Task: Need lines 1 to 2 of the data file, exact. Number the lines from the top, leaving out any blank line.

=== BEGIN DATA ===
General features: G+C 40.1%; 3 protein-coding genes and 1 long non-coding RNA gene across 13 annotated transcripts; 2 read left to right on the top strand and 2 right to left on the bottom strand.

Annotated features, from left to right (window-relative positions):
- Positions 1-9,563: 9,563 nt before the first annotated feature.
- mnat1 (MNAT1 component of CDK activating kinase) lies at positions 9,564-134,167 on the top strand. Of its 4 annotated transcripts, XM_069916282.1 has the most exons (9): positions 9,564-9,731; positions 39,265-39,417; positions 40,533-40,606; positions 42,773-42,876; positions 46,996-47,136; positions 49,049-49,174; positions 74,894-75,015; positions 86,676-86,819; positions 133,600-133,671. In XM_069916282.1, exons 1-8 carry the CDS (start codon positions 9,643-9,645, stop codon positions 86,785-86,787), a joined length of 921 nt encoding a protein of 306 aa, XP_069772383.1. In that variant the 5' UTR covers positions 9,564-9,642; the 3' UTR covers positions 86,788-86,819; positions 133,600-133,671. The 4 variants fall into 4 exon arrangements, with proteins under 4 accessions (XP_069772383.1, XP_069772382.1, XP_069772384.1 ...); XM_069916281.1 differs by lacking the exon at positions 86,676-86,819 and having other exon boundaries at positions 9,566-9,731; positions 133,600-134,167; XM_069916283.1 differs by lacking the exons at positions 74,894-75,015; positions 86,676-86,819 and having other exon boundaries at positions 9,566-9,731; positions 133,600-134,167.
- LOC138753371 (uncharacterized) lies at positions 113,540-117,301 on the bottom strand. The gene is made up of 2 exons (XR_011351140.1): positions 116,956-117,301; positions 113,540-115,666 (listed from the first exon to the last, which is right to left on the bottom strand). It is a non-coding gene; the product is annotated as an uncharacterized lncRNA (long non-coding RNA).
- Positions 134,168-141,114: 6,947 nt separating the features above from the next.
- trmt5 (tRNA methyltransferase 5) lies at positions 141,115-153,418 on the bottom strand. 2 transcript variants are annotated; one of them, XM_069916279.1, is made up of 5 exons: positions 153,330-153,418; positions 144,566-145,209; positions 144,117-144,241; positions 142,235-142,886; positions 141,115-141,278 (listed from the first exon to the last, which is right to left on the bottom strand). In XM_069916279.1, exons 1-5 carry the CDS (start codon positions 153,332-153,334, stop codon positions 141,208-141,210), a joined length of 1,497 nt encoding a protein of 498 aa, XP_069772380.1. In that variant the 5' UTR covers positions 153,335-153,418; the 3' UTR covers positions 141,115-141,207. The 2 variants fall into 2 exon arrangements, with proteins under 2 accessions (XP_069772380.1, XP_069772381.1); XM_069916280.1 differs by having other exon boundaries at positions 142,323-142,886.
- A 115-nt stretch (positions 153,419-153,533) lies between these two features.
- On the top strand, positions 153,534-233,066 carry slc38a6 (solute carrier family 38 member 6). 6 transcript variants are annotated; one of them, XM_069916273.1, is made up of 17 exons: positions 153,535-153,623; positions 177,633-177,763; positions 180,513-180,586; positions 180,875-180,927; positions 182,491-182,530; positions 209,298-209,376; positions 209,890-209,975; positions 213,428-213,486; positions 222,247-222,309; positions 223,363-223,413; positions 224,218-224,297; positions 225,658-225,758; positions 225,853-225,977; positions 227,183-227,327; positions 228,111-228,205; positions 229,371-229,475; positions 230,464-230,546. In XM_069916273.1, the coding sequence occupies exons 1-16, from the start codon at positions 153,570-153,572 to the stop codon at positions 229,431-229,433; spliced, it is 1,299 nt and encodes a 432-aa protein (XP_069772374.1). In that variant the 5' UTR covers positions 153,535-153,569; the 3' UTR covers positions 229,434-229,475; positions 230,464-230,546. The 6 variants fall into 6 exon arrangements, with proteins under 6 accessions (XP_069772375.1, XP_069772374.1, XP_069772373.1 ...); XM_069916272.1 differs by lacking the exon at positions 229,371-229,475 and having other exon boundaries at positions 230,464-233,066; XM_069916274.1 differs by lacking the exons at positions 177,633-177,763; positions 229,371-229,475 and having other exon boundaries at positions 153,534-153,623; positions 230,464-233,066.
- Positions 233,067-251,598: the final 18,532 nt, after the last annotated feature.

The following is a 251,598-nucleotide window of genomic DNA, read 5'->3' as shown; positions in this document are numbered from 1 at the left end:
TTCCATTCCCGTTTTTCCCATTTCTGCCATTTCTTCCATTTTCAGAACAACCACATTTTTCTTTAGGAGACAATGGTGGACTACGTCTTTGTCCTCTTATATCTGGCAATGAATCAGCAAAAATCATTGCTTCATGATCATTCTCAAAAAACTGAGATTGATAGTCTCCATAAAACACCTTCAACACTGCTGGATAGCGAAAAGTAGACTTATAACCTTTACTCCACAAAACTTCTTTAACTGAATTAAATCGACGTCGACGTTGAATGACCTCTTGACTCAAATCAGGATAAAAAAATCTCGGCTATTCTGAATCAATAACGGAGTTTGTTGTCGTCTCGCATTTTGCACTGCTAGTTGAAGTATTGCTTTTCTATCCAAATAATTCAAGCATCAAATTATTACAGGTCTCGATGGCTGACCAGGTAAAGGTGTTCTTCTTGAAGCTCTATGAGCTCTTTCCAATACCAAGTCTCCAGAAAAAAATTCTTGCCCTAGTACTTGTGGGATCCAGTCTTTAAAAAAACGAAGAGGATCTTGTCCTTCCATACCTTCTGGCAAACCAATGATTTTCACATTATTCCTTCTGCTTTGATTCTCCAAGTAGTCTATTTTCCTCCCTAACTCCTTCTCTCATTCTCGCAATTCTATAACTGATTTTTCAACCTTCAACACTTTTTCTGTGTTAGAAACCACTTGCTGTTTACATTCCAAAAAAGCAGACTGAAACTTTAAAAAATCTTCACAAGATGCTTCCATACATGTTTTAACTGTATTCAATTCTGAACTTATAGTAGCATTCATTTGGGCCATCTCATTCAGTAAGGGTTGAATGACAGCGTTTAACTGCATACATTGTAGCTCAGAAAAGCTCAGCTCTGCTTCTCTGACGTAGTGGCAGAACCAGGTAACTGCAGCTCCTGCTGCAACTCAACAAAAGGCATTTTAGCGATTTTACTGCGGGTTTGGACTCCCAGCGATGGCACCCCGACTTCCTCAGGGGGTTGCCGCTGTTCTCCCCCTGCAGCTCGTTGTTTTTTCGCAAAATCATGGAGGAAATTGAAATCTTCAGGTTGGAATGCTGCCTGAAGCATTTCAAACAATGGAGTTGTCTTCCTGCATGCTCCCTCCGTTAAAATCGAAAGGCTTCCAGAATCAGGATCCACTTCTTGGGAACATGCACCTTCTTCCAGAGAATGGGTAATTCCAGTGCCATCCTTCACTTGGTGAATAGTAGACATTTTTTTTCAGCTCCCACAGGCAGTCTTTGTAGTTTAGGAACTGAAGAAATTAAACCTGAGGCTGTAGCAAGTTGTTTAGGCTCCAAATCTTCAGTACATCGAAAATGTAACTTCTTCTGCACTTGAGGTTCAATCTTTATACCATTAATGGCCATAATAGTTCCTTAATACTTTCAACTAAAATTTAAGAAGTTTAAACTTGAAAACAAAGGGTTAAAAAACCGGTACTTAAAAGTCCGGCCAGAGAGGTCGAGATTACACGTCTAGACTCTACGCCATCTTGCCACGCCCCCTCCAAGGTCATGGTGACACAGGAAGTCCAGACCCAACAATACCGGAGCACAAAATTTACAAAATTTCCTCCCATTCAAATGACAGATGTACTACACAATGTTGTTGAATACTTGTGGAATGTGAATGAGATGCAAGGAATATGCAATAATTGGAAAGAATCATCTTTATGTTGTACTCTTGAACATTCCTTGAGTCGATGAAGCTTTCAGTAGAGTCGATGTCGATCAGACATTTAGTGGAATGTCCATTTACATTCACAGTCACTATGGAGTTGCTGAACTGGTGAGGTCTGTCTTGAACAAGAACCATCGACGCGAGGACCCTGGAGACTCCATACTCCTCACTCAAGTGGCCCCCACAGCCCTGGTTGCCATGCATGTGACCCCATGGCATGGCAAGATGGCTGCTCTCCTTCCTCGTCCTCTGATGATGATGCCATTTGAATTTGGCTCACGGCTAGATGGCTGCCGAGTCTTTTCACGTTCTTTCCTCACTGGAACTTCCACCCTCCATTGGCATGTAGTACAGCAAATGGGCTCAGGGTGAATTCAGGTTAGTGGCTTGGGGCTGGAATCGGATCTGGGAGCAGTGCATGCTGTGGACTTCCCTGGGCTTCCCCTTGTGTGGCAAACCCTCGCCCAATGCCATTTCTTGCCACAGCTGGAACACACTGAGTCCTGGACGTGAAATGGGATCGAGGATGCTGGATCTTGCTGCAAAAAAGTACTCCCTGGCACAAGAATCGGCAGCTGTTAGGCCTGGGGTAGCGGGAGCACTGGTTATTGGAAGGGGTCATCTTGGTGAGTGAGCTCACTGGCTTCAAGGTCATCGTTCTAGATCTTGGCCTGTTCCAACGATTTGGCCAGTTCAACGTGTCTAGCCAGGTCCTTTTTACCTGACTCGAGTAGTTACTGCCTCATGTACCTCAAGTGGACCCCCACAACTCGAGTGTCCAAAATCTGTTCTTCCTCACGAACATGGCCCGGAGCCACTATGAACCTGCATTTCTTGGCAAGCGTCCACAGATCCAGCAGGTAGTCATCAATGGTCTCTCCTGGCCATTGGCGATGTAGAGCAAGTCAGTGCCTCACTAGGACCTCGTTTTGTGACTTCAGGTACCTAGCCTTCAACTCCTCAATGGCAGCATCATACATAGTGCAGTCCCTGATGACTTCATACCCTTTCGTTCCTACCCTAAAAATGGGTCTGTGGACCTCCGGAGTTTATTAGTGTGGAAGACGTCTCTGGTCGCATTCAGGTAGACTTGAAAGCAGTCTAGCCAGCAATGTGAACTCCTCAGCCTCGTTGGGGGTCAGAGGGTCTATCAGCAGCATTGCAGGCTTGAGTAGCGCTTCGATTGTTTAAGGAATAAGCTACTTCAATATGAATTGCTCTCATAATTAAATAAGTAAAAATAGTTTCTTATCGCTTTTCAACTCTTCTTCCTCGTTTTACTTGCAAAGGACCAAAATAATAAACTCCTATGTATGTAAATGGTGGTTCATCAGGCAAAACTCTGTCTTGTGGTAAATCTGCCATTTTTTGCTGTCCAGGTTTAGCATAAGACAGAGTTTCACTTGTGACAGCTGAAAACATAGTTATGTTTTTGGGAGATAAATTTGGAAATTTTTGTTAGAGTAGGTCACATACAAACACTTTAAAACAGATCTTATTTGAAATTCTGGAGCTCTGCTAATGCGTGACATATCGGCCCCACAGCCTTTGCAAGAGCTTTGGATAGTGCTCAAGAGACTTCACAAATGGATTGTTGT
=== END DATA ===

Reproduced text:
General features: G+C 40.1%; 3 protein-coding genes and 1 long non-coding RNA gene across 13 annotated transcripts; 2 read left to right on the top strand and 2 right to left on the bottom strand.

Annotated features, from left to right (window-relative positions):